We still are being told there will be no no detriment policy in place. I am sick and tired of the circumstances in March being treated as worse than those today. Not only is the crisis itself worse, but as a student body, we have endured almost a year of disrupted learning and limited to no access to campus and support.

We have missed a whole term of university life, which includes lectures, society activities and social events. Plus, there is a wider range of differential experiences due to more students choosing to be in Southampton compared to the first lockdown.

Alex*, an archaeology student, feels ignored and as if the university hasn’t “listened at all”. Despite the university continually reminding us they want to give us the support we need, it doesn’t make sense. If they can see we need special considerations why are they refusing to implement no detriment?

Chloe, a final year Education and Psychology student, said students are again expected to “adjust to online learning” which is difficult and stressful.

This was echoed by Laure, a ship science student, who said it will be difficult to be “motivated and work efficiently” and finds the lack of social interaction and pre-recorded lectures harder to engage with.

Sam*, a final year textiles student, spoke of the disregard of creative subject students who have no access to studios to produce projects which completely rely on the use of machinery and material they have been cut off from. They are being prevented from completing work whilst other degrees are deemed important enough for in-person teaching.

It may be impossible to represent every single one of us and give everyone everything we need, but it feels like right now, no one is getting anything remotely close to what they want or deserve. We won’t shut up about this. We will bring it up again and again until universities acknowledge and care about their students and what we have to say. We deserve better as a student body. The situation now is worse and we deserve to receive at least the same policies of compensation and reassurance in place last year.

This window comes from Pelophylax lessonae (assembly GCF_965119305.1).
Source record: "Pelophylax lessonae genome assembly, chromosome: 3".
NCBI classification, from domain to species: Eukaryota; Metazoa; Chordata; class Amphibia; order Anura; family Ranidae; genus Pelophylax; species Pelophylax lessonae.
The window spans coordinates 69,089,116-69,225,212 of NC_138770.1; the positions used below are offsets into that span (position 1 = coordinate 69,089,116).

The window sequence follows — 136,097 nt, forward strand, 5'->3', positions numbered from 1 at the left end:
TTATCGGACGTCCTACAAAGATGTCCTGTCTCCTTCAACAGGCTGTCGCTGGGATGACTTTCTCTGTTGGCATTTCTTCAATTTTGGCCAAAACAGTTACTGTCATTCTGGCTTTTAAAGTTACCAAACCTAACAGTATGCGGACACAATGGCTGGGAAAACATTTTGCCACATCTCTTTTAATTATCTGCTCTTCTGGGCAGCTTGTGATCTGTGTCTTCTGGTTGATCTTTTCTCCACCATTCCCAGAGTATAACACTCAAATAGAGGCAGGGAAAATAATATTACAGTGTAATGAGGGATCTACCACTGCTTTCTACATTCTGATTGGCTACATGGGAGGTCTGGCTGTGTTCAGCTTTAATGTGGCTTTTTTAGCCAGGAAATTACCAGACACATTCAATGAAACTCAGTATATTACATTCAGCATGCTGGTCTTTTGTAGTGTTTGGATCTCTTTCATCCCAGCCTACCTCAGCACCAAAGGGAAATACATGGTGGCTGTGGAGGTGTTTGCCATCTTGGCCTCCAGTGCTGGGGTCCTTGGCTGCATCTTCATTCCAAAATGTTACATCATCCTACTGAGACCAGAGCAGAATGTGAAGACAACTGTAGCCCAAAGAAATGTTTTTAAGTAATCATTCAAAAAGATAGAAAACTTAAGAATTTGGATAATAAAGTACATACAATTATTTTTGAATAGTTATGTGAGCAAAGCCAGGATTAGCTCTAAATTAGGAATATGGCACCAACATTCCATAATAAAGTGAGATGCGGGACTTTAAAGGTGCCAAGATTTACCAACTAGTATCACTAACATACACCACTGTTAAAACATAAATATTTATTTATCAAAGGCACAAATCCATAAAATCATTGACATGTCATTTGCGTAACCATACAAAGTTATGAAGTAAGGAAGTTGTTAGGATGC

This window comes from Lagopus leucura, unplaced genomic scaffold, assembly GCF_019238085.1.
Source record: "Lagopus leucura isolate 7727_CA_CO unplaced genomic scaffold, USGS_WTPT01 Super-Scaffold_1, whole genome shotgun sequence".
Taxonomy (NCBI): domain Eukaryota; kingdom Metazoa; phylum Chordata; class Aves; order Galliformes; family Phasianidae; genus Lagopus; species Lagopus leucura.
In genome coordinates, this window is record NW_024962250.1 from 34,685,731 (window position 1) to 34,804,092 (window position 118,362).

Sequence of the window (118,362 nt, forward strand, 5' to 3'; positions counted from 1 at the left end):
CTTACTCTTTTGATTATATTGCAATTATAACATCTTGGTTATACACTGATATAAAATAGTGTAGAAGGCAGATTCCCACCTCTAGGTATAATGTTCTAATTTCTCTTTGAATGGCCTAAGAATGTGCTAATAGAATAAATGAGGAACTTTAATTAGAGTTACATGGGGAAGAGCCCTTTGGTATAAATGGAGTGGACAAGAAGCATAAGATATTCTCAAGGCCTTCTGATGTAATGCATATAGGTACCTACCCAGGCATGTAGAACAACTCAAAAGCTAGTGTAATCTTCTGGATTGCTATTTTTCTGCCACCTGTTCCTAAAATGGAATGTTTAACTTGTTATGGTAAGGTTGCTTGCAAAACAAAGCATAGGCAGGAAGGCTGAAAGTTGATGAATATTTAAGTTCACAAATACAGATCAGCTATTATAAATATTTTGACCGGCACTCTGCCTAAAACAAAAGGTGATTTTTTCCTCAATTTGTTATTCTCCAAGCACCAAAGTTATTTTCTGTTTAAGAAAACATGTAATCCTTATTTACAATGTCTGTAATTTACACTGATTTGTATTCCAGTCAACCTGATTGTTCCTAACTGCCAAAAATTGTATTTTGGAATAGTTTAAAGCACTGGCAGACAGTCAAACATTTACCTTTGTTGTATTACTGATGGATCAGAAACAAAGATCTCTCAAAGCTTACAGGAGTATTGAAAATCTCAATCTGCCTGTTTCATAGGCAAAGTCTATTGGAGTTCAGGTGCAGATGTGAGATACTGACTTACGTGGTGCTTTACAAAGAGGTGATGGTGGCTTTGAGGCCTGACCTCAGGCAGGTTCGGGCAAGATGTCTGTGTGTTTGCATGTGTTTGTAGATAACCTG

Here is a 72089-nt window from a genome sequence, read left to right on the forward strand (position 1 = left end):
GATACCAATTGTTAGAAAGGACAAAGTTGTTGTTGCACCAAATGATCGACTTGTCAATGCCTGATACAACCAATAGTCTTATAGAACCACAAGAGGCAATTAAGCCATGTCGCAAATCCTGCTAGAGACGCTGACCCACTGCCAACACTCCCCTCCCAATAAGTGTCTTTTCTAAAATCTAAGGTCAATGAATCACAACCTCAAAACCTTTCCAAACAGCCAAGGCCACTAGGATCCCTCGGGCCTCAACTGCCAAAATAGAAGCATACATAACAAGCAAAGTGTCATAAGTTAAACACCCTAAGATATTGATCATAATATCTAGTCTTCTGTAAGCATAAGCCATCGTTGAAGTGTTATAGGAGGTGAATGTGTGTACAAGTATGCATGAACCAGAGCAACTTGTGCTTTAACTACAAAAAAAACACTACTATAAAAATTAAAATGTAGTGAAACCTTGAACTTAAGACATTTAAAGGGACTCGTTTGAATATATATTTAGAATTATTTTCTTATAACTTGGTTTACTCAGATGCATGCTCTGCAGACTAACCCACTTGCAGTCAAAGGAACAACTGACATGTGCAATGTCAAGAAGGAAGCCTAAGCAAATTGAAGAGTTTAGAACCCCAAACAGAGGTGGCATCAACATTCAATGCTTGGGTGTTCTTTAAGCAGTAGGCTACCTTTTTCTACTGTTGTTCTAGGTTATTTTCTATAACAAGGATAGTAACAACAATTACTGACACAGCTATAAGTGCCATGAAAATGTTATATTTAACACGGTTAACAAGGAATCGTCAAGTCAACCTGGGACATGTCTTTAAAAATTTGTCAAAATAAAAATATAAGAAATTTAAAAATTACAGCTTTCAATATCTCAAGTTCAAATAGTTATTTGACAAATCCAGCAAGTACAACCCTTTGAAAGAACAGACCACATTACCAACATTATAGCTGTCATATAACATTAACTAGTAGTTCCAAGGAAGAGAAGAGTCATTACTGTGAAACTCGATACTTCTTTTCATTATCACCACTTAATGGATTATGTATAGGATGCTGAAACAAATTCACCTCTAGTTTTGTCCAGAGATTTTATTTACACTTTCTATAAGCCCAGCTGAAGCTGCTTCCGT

The Soton Tab approached the university for comment. A university spokesperson said: “We understand that the current limit in face to face teaching on campus is challenging, and will continue to support students as best we can through this period. We will keep following the Government’s instructions and guidance in all our decisions and remain committed to delivering high-quality education and student support online.

“We have learned a lot since the first lockdown in March, and have designed our teaching and our assessment for this academic year with awareness of the impact of the pandemic uppermost in our minds. Circumstances continue to be challenging for both students and staff, of course, but for this year we have been able to plan with an understanding of those challenges, which means that we hope to avoid taking any disruptive emergency-measures.

“As a result, we, like other Russell Group universities, do not plan to operate a ‘No Detriment’ policy for this academic year.  However, all students graduating this year – or next year for Integrated Masters students – will have the ‘No Detriment’ position of the 2019-20 academic year applied to that year of study when it comes to calculating their degree outcome.”